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Crystal Chinese Liuli


Liuli Banana Leaf Plate in Pagoda of Ashoka king

During the reign of Emperor Kangxi in Qing Dynast(1662~1722), Liuli plants were established, producing cups, bowls, bottles, plates and snuff boxes with more than 10 colors of transparency, ivory, cream, snow, pink, red, blue, purple, yellow, green and gold. Till the reign of Emperor Qianlong, the figure reached more than twenty. At that time, the use of Liuli, especially its specific color indicating rigid hierarchy, was strictly confined. Yellow exclusively used for emperors therefore yellow Liuli tiles could only be used on the imperial architectures. The roofs of princes’ palaces were built with green Liuli tiles and commoners were not allowed to use Liuli tiles.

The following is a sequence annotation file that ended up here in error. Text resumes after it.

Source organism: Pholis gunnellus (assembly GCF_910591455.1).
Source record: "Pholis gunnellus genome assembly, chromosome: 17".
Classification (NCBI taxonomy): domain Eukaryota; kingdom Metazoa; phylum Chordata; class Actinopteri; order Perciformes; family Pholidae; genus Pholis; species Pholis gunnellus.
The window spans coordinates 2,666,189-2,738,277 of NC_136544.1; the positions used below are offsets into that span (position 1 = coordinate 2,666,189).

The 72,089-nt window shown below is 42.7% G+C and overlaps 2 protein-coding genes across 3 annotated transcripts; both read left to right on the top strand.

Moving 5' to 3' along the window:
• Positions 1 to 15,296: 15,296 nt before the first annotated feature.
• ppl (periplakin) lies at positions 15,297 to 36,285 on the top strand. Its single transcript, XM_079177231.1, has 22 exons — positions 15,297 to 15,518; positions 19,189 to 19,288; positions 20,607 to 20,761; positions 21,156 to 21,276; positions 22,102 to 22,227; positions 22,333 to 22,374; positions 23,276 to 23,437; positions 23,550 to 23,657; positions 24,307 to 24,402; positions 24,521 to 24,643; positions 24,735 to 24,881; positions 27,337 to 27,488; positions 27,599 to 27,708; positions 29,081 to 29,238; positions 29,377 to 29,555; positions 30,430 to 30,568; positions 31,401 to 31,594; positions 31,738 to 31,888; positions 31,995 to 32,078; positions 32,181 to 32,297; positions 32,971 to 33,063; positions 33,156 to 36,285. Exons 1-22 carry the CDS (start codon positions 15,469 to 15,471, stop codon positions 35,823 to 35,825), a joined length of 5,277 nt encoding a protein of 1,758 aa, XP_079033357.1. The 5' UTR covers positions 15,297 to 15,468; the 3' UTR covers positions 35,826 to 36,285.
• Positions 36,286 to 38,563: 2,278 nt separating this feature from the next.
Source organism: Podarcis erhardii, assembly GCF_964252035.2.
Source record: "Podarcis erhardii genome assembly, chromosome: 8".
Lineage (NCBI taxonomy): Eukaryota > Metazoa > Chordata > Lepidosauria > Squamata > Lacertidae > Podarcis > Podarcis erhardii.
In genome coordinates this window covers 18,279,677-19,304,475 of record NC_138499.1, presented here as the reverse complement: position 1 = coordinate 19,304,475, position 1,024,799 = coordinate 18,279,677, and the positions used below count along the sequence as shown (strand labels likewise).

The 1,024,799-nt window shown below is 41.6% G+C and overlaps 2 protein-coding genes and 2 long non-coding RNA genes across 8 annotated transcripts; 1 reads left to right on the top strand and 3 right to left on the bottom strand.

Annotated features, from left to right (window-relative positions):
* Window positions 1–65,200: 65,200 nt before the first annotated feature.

Liuli Pixie, modern craftwork

Liuli artwork is what we call the product made of Liuli. With bright colors, vivid shape and delicate design, it is favored by people from all over the world.

The raw materials of glassware are silicates and its metallic oxides which abundantly exist in nature. After melting under high temperature they are made into sticks of different sizes and then softened on light before being handmade into final products. Unlike glaze, Liuli artwork has no mould, each one being unique as craftsmen’s improvised work. In comparison with glass, Liuli artwork has a lower melting point thus making it more colorful. Perfect glassware comes from not only good skills but also luck.

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